For many families, including ours, the Spring school holidays are always marked by a visit to the Royal Melbourne Show (22 September – 2 October 2018). Every year I look forward to our annual outing, with its mix of entertainment, agriculture, attractions and food.
I have been visiting the Melbourne Show with Lady AB (and later, Baby 2.0) since she was 4 years old. Here are 11 tips for tackling the show especially if you have kids under 5.
1. Prepurchase your tickets for the best prices
RACV members who pre-purchase their tickets online can get 30% off door prices if they purchase before show opens then 20% off the door prices if they purchase during the show period.
Non-RACV members can get a 20% discount if they buy their tickets online before the show opens. There’s no discount after the show opens.
You can also get up to 30% discount on ride tickets if you buy before the show opens.
And of course, pre-purchasing tickets saves lining up at the gates when you arrive.
2. Arrive at 9:30am
The gates open at 9:30am and the CWA Cafe and Animal Farmyard are open at that time, with other pavilions opening at 10am and some rides already operating. If you arrive at 9:30am you can walk around and get your bearings, without the crowds and the noise. Note that the CWA Cafe will have a long (inefficient) line at 9:30am but the scones are worth it!
Of course, weekends are busier than weekdays so if you have the opportunity go in off-peak times.
3. Enter via Gate 5 if you can
Gate 5 on Langs Road is the best entrance for families with under 5s. It’s a small entrance and not near the train station so not many people know about it (fewer queues) and it leads right into the children’s area.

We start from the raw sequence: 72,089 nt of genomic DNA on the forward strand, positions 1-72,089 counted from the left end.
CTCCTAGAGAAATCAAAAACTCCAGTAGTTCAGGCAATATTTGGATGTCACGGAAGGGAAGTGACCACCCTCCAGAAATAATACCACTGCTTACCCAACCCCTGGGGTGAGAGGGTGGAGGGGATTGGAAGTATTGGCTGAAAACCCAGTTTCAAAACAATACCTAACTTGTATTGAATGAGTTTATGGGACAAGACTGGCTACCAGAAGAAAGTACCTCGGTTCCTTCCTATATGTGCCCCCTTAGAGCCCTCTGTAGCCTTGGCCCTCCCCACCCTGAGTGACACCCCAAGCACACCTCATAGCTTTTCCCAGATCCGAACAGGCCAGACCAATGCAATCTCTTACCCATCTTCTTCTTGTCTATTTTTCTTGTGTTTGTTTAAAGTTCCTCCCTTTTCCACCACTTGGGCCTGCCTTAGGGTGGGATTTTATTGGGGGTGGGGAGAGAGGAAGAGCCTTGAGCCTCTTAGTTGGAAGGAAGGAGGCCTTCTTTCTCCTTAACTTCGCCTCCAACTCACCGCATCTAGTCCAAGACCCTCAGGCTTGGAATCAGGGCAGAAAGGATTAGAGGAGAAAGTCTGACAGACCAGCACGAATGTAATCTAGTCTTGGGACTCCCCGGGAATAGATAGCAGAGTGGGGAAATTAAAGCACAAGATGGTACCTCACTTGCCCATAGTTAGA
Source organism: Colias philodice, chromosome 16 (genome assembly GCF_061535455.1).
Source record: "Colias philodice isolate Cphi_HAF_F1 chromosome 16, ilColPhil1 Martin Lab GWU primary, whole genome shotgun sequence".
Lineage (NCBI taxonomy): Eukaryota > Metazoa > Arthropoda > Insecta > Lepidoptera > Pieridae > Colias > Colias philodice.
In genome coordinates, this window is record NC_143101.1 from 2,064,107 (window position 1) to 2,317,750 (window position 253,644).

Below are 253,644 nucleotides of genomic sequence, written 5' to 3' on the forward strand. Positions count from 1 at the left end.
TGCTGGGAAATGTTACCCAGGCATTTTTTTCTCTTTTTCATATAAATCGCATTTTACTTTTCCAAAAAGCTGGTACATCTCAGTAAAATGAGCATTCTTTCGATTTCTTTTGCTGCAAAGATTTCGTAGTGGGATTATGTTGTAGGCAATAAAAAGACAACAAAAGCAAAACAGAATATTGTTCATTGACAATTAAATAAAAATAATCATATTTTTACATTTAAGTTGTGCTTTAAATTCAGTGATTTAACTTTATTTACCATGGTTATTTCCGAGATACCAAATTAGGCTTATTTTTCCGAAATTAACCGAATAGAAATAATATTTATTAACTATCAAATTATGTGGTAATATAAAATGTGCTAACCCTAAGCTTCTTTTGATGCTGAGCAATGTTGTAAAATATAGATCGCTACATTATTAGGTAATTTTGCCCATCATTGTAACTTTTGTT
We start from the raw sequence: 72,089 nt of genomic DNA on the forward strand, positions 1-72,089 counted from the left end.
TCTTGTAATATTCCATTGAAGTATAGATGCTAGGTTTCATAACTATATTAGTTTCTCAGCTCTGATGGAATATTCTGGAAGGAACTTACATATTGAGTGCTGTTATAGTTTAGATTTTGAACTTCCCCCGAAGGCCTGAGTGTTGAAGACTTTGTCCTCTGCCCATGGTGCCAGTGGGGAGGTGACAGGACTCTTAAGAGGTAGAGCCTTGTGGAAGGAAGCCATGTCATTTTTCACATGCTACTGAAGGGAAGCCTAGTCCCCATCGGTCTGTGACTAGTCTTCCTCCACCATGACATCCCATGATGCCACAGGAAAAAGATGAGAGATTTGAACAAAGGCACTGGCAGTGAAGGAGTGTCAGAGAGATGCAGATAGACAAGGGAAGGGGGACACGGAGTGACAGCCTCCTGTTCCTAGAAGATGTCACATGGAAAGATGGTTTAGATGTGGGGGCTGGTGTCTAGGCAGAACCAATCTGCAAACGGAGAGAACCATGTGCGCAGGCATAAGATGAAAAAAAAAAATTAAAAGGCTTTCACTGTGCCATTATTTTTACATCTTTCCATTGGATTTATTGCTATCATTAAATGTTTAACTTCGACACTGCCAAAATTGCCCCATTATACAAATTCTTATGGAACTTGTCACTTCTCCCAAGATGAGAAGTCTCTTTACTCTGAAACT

It’s also about as far away from the Showbag Pavilion as you can get if you’re trying to avoid temptation.
4. Take public transport or ride a bike
If you don’t fancy parking and schlepping go by public transport.
There’s a train station for Flemington Showgrounds that opens during special events which drops you off right at one of the entrances. Trams (#57 Maribyrnong tram) and buses (#404 from Footscray #472 from Williamstown via Footscray) also operate in the area.
Better still, ride a bike! We cycle right up to the Gate 6, park our bike and stroll in. Riding home is a great way to decompress after the sensory stimulation of the show.
If you decide to drive show parking is $25 and it can be a bit of a hike to get from the car to the entrance. There are also limited spaces so if you don’t time your arrival carefully (see tip 1) – you either won’t be allowed in the carpark at all or you could be circling in nearby residential streets – and still have to hike to the entrance. Obviously arriving for 9:30am will help.
5. Agree a budget before you go
Budgets can really blow out at the show if you don’t agree with your kids beforehand how many rides/showbags/treats etc they’re allowed.
It doesn’t stop the nagging but at least you can consistently refuse if it’s not been agreed. After a while I just say ‘I’m not answering that question’ every time a child asks to buy/ride something that isn’t pre-agreed.
We always go on the Giant Sky Wheel (despite an exorbitant $9 ticket, $32 for 4 people) as it provides excellent views of the Showgrounds and Melbourne city and is a great way to absorb the atmosphere, colour and lights. We try to ride it before the official opening time of 10am to avoid the queues.
6. Start at the Animal Nursery
Lines can be long for the Animal Nursery, where you get to feed and pet farm animals, so head there first. You have to pay $2 for feed and there are hay bales to climb up and sit on to watch the action if your children (like Lady AB) get freaked out by being too close to animals.